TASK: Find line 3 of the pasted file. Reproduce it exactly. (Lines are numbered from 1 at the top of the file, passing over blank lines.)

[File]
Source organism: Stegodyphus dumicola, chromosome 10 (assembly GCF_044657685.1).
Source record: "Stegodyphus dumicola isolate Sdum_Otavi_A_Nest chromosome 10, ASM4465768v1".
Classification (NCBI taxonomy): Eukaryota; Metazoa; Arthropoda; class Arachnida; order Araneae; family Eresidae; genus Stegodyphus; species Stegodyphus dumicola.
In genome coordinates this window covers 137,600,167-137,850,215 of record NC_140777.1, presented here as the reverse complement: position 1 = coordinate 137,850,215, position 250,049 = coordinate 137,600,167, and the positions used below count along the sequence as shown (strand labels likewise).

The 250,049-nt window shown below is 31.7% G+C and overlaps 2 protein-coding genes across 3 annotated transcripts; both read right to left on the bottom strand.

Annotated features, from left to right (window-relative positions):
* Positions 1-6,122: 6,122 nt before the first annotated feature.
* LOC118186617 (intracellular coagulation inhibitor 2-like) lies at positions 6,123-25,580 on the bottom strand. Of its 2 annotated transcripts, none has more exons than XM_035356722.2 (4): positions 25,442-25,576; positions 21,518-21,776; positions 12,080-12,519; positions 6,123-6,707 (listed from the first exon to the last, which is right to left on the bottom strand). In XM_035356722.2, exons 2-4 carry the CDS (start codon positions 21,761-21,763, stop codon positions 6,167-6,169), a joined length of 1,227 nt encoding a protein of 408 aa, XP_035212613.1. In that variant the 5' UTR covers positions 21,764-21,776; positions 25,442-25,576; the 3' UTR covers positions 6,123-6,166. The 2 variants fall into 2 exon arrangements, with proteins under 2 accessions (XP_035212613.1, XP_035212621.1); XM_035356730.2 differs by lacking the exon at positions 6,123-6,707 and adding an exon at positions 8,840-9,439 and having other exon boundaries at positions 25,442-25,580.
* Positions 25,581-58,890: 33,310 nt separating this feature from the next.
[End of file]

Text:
Classification (NCBI taxonomy): Eukaryota; Metazoa; Arthropoda; class Arachnida; order Araneae; family Eresidae; genus Stegodyphus; species Stegodyphus dumicola.